We’re so excited that the big day is finally here! The day we make you part of our family forever. This journey has seemed so long and short, simple and complicated all at once. In the foster care world, going from placement to adoption before your first birthday is an incredibly fast process. There have been some legal hang-ups that made the process take longer than anybody initially expected, but thankfully we had been through this before and knew to add months to any projected timeline. We had no idea when we said yes to you that you would be forever part of our family or that your adoption would happen just two weeks before the due date of our (surprise!) biological baby. This has felt like a time of incredible unexpected blessings.
Carolina and Danny. Siblings of the heart from the very start.
It’s hard for me to think that you may never remember a time when you were the baby of the family. But you were! And what a great baby you have been. We’ve had a long time to think about a new name for you and your Daddy picked Carolina because it means “song of happiness”. We can’t imagine a better phrase to describe you. You have brought so much happiness to this family (not to mention how responsive you are to music!) and your happiness is pretty constant and contagious. You love to smile and dance and want to be in the middle of everything. I’m guessing this is why you started walking at just ten months— you wanted to keep up with these big siblings you love so much. It’s so funny to see you walk because you’re so tiny! We call you the smart car of babies— such a bright girl in such a teeny package. At just 18 pounds at 11 months, you look like a little baby just toddling all over the house.
Come follow along on Facebook or Twitter. I can use all the support I can get.
Sometimes you can substitute something else for an ingredient you forgot to buy. And sometimes you make 90% of a tater tot casserole before you realize you forgot to buy tater tots.
My mom brings over raw milk. My husband brings home Taco Bell. I figure it all evens out.
My baggy maternity pants have become my skinny jeans.
I got out of breath today. From eating.
5 year-old ate a hamburger, went to the fair, rode rides, went to the petting zoo, walked around in the heat looking at farm animals, ate a snow cone, refused to nap, got a headache, and then threw up. So I guess my dad was right. There is such a thing as “too much fun.”
Josh: Why do my new teeth keep coming up behind my old teeth and not pushing them out?
Me: The dentist thinks it might be genetic.
Josh: Well, we should probably tell my birth brother’s adoptive mom about that.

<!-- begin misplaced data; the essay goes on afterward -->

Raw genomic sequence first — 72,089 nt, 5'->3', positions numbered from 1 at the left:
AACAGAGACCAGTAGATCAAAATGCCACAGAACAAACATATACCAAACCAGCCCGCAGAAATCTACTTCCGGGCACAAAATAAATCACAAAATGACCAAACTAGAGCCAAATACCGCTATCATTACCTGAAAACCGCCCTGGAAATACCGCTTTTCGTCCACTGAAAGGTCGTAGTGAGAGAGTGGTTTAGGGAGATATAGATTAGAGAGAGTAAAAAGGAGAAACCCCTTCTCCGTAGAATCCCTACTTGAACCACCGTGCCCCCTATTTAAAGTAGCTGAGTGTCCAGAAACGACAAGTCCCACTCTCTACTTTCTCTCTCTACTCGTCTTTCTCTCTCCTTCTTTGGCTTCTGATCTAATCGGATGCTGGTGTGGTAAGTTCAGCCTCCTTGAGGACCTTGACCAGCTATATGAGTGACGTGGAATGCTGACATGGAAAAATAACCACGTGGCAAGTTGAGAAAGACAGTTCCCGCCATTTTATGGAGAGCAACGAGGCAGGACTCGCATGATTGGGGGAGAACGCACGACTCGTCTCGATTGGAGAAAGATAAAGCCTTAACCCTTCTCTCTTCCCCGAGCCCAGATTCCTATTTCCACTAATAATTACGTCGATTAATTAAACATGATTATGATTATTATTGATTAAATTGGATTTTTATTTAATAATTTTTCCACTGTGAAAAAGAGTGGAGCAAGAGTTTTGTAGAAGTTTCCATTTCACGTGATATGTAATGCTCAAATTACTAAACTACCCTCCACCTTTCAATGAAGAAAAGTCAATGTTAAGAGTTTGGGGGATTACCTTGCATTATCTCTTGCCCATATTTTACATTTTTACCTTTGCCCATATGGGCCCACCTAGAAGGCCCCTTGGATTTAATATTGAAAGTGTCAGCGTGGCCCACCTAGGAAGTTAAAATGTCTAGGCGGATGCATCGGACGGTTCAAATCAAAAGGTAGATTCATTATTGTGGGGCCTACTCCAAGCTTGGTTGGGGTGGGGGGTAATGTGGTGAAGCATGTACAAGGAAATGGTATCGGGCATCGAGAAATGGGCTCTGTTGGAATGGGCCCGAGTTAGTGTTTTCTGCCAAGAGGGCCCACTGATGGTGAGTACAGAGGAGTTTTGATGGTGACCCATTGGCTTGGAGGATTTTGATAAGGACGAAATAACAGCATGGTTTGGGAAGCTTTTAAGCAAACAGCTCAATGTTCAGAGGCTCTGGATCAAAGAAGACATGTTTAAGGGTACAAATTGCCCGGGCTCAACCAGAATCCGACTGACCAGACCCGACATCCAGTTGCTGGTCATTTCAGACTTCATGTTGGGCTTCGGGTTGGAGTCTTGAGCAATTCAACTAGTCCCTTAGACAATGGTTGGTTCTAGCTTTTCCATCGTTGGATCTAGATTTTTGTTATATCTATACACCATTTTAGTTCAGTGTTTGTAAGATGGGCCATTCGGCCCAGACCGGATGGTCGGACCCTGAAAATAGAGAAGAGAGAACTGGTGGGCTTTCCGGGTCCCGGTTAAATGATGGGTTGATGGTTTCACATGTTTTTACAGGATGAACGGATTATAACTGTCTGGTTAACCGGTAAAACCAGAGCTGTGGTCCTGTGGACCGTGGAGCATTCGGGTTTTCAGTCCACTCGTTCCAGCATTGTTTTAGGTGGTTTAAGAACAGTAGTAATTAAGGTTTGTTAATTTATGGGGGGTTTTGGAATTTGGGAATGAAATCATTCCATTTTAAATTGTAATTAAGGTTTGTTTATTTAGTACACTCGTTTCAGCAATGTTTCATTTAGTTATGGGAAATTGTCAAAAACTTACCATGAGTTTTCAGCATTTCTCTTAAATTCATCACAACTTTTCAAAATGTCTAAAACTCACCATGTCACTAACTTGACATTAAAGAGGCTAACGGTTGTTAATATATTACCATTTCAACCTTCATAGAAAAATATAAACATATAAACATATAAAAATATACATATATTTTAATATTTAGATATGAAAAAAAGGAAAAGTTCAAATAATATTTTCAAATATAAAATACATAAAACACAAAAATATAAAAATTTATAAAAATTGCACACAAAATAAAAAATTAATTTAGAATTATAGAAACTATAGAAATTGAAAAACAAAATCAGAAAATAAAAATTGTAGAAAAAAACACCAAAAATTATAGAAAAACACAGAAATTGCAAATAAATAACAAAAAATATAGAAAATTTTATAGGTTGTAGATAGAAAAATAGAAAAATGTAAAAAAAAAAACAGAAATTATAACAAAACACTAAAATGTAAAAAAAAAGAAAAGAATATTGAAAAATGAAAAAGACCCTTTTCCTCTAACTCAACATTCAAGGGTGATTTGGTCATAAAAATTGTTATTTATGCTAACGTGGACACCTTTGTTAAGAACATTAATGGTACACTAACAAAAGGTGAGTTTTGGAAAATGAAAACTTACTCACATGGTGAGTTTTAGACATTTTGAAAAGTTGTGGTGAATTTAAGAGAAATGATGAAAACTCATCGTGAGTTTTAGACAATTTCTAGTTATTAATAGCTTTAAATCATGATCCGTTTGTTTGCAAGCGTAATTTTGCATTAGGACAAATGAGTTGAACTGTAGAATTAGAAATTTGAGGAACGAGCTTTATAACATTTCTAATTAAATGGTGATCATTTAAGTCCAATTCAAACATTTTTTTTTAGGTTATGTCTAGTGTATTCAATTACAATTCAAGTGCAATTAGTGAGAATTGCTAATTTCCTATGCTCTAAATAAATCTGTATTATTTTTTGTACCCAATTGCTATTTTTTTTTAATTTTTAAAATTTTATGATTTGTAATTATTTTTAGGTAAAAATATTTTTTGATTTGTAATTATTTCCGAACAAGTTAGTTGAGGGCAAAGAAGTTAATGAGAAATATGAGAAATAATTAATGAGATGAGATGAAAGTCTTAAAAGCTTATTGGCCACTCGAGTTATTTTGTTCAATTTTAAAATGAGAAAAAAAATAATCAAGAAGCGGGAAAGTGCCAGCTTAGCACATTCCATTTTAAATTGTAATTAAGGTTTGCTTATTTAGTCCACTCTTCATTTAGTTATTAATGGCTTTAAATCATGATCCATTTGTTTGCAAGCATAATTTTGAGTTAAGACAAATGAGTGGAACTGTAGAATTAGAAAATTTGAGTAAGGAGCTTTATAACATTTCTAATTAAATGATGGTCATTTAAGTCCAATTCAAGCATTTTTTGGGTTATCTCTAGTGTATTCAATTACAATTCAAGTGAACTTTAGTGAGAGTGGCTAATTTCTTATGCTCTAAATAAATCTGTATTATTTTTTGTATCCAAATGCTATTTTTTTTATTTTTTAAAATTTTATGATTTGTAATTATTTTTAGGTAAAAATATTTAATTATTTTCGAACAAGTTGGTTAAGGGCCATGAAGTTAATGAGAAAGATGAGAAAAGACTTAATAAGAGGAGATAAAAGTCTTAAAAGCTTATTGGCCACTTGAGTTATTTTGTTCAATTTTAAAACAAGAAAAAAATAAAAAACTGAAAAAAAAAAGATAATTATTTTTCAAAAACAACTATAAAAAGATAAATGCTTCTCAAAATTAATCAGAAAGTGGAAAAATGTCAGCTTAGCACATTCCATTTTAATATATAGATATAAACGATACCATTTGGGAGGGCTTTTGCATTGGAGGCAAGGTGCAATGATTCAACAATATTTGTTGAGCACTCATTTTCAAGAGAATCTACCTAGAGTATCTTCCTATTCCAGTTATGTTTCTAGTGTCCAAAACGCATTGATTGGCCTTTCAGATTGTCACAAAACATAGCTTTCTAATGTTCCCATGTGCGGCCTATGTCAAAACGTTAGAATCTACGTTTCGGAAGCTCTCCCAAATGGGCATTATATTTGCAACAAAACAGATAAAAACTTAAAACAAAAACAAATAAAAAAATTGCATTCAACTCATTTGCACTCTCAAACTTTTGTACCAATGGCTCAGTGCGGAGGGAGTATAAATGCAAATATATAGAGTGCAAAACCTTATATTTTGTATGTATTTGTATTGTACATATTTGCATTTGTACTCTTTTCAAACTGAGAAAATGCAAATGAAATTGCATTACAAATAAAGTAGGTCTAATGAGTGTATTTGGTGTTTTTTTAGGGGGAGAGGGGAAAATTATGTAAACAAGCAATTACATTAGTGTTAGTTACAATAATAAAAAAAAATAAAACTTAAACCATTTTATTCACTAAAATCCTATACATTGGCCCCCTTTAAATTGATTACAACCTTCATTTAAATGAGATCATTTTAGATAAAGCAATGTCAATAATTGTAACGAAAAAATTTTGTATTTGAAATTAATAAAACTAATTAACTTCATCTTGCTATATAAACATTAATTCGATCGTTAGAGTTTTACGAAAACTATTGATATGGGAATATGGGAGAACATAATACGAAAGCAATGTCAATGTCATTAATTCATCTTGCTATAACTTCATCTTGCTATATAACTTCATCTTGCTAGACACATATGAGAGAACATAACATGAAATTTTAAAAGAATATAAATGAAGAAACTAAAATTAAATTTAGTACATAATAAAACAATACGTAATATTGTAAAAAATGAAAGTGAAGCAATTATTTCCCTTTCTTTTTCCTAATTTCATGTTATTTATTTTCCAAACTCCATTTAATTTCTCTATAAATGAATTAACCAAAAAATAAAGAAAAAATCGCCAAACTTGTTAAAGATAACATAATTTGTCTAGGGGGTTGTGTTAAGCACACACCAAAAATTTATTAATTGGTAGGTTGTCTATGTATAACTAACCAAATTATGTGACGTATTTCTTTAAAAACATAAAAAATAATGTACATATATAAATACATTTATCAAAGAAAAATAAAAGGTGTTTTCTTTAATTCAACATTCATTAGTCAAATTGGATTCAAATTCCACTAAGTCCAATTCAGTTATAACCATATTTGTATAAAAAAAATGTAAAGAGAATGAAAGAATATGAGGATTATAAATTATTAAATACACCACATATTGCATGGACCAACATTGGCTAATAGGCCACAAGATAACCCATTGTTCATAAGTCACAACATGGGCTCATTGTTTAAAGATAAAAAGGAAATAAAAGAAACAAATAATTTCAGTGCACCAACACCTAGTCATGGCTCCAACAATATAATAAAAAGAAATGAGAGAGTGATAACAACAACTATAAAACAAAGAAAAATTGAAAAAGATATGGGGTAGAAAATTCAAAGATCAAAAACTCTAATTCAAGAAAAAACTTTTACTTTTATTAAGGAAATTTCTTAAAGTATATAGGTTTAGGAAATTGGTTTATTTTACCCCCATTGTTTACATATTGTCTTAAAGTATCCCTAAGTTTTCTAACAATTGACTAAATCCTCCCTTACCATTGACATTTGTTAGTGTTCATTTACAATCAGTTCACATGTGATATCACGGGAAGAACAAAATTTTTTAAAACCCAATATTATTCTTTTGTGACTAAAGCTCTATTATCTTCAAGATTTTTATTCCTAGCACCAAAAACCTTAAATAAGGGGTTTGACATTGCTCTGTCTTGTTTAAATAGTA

As you may or may not know, we are a foster family. Okay, you probably did know that. If you’ve ever met me, saw me at the grocery store, stumbled upon one of my posts or seen our family picture somewhere, you may have guessed that we are a foster family. Foster care has been part of our world for the last six years (and group home work for five years before that) and it’s a decision I’m very thankful we made. God has used foster care to bless us with some amazing kids, some humbling life experiences, and a perspective adjustment about our ability to control our lives (Spoiler alert— we can’t. Foster care is a pretty great daily reminder of that reality.)
I know great families who have not felt like foster care is right for them. And it isn’t right for lots of people, but I think there are many families that don’t pursue it when they should. It’s scary, right? Scary to think about letting a child into your life that might leave you, or getting involved with some shady biological families, or letting “the state” into your home. There are lots of reasons to be intimidated about foster care, but just one big reason to do it.
Because there are kids who need homes. Tonight. In your city.
Are you prepared to take on that challenge right now? Probably not. There’s a training process that exists for a reason. There’s a lot to learn about the system, the players, the kids and their needs. Nobody gets into this (or SHOULD get into this) thinking, “We are going to be awesome at this and we are totally prepared for whatever comes our way.” Everybody does it with some healthy fear and trembling. But we do it because the needs are real and it’s a small way to make a difference in the life of a child and their family.
I love doing giveaways! My friend Katrina of In Katrina’s Kitchen was telling me recently about a lady who wrote her a vaguely threatening message about never winning a giveaway and ended it with MAKE ME HAPPY! That keeps cracking me up and now I kind of think I want it on a t-shirt or something. I’m thankful none of you have responded that way to the giveaways we’ve done here, but to keep you extra happy we’re actually doing two of them over the next couple weeks. Hooray!